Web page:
Anger, like most other common emotions, is normal. It is a perfectly regular response to a situation that threatens to disturb our balance or equilibrium. It is one of our most developed coping mechanisms, one that we turn to in moments of frustration or when our goals, ideas or the people we love are threatened by factors that may or may not be in our control. While all of us feel this emotion on quite a regular basis, the ways we choose to express it vary vastly. What is a major cause of distress for someone might be completely inconsequential for another.
Broadly, the ways in which we react to a situation that triggers anger in us can be classified into two states – positive and negative. When channelled positively, anger can be powerful. We all know how a moment of obvious injustice at work or even in our personal lives can spiral us into achieving what we ourselves did not consider possible. Unfortunately though, a negative response to anger is more common. Anger in this state is self-destructive, apart from being harmful for the people it is subjected to. Reacting negatively every time something angers us can damage relationships beyond repair and result in a loss of respect if our fears are unfounded. Not to mention, it also leads to major distress and can even lead to physical symptoms like increased palpitation, difficulty in breathing etc.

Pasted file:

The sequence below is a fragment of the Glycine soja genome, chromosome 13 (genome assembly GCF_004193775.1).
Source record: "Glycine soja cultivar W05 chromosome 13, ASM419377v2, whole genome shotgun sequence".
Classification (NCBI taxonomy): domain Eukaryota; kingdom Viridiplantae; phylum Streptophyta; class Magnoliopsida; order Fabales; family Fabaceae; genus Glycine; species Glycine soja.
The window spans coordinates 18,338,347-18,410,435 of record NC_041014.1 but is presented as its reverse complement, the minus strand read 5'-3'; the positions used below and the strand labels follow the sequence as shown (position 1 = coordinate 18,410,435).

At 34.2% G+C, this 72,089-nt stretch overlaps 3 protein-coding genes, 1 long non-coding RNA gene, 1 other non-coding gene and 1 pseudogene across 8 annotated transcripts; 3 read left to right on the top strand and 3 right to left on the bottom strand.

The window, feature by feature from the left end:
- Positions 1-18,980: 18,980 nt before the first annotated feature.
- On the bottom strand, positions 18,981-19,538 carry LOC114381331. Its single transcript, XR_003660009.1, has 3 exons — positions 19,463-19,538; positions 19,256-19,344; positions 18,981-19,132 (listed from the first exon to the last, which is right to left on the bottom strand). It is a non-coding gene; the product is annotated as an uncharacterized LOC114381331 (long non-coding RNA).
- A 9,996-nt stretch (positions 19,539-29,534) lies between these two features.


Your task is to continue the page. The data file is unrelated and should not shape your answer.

Most people resort to blaming their angry outbursts on external factors that are beyond their control. In reality, the way we perceive a potentially threatening or hurtful situation and the way we choose to react to it are completely in our control. Whether we make our reaction constructive or destructive lies solely on our shoulders and not on the stimulus that triggered or fuelled it. Learning how to diffuse this negative outburst and keep one’s calm in trying situations can thus, prove to be a life changing experience.
So, to avoid a situation where you are flying off in blinding rage, keep these few things in mind:
- Someone said/did something that has affected you negatively? Before you even react, pause. Take deep breaths. Tell yourself you are in control, you can handle this. And halt those negative thoughts immediately, no matter how strong the temptation.
- Be assertive. If injustice is being meted out, stand up and assert your point. But remember, being assertive does NOT mean being aggressive.
- Use empathy. This is easier said than done but try to put yourself in the person’s shoes and try to see what could have prompted him to behave in that particular way.
- Stay calm. Don’t let every small detail bother you. Don’t take everything so seriously.
- Listen. Mis-communication and misinterpretation have been the reasons behind many flared tempers. Being a good listener and not assuming anything helps.
- And lastly, forgive. This is because anger management should not only happen on the surface.